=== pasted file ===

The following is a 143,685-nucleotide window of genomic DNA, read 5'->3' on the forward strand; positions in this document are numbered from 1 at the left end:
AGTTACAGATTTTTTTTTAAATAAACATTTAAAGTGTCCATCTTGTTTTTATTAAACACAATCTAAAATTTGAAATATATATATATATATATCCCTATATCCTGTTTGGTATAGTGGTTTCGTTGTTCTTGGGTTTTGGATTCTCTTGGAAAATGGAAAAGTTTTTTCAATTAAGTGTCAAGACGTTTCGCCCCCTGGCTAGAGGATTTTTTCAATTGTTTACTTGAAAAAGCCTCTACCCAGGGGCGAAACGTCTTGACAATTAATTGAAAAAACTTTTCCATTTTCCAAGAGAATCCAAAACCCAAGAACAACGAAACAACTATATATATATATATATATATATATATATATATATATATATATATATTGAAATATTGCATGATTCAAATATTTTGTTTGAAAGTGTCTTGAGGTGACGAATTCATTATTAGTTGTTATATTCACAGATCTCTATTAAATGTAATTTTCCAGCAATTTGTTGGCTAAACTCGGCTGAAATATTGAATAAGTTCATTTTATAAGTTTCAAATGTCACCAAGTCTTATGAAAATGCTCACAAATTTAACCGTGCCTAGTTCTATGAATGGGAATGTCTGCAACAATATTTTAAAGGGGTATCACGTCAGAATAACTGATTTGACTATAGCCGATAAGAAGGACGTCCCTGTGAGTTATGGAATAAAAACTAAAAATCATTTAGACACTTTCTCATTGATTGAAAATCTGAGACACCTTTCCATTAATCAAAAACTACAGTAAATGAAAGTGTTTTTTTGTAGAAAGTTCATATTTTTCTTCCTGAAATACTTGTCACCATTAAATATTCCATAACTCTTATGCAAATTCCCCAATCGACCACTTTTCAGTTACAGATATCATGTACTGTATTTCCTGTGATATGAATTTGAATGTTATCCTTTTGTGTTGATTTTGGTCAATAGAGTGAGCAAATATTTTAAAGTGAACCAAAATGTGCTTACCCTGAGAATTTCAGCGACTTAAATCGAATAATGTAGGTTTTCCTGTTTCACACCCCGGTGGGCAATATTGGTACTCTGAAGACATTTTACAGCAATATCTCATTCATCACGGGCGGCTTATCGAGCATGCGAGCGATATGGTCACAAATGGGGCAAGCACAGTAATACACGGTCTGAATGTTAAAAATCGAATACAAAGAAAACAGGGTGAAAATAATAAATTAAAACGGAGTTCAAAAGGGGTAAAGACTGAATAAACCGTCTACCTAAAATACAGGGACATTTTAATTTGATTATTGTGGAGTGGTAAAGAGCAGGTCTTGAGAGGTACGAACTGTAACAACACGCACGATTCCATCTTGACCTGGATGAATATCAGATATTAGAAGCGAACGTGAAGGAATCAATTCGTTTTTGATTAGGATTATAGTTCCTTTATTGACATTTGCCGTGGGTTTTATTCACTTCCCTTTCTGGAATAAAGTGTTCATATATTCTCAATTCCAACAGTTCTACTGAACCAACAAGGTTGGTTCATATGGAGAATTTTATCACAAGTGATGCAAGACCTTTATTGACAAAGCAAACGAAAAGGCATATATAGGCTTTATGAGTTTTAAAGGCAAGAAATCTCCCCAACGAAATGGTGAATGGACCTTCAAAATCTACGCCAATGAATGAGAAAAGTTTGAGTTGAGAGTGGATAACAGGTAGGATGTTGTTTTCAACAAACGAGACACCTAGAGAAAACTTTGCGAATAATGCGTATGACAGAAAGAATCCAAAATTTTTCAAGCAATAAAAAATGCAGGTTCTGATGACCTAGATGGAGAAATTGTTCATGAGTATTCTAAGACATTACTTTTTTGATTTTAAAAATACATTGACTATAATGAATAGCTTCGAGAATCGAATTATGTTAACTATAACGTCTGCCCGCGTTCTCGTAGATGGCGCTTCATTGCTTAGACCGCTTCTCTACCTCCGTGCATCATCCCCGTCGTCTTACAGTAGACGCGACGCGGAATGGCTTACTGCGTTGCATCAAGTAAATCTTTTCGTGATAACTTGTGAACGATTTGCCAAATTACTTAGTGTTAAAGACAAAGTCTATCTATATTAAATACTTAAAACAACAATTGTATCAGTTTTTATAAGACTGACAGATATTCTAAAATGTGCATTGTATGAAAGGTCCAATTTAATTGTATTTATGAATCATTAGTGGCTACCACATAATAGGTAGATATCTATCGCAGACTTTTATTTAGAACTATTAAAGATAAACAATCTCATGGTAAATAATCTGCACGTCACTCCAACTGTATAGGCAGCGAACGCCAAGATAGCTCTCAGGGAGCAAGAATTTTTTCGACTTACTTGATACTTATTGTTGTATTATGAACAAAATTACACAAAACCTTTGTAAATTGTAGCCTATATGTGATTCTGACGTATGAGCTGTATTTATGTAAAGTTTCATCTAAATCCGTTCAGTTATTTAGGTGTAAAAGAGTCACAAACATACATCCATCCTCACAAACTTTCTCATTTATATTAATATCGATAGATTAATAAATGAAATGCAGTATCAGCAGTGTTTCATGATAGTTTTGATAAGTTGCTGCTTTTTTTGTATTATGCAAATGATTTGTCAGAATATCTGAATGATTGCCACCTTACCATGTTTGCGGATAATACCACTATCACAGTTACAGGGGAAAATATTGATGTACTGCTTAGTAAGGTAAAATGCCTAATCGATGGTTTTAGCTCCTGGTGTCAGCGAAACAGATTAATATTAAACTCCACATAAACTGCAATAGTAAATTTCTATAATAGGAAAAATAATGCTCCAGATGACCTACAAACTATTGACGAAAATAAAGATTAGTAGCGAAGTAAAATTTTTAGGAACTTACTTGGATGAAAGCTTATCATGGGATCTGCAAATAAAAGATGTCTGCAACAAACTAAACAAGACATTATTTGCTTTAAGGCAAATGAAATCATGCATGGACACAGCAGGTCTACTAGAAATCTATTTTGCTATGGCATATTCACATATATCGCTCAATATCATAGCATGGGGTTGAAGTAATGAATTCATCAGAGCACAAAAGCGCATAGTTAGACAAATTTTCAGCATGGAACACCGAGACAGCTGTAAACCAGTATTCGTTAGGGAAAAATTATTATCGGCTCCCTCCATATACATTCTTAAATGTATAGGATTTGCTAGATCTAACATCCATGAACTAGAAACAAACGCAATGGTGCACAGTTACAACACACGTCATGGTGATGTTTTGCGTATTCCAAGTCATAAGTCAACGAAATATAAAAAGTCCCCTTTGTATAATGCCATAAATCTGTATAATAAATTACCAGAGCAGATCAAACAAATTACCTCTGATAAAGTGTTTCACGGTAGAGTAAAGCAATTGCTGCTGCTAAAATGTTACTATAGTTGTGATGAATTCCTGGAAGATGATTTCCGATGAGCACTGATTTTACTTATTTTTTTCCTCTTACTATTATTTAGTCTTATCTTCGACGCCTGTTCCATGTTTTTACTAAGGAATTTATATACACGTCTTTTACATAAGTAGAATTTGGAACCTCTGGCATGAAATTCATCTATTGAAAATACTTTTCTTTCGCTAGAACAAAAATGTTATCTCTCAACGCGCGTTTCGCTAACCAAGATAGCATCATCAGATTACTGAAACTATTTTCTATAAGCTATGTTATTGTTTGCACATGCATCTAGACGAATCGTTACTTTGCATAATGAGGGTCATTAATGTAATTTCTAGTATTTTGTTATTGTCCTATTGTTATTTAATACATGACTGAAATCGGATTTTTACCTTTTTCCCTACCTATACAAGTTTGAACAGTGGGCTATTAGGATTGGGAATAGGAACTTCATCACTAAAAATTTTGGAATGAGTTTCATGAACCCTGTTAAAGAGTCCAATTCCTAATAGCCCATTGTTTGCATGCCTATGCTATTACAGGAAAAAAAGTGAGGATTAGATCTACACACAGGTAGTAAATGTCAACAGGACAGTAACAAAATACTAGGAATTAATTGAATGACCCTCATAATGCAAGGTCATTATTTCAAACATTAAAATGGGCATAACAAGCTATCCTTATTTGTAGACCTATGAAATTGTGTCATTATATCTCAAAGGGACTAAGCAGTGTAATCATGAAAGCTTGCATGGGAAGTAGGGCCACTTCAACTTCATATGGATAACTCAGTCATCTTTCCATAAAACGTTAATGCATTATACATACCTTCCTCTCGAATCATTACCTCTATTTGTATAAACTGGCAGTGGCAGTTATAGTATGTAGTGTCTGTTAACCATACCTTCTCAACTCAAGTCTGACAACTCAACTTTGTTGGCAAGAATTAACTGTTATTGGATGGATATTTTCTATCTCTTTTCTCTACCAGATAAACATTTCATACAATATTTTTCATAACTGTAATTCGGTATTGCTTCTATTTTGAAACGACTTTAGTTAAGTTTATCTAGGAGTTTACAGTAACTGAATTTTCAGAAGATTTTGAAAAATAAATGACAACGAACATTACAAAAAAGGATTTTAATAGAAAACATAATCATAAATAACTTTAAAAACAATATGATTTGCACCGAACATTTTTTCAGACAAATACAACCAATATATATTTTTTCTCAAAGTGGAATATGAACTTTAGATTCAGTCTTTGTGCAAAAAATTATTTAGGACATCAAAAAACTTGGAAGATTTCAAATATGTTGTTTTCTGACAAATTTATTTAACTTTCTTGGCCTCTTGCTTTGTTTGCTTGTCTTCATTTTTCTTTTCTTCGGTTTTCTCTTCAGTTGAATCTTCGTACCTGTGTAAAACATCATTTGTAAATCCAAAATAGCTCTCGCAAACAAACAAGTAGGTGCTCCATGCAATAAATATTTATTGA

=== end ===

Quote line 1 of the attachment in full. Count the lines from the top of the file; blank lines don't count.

The following is a 143,685-nucleotide window of genomic DNA, read 5'->3' on the forward strand; positions in this document are numbered from 1 at the left end: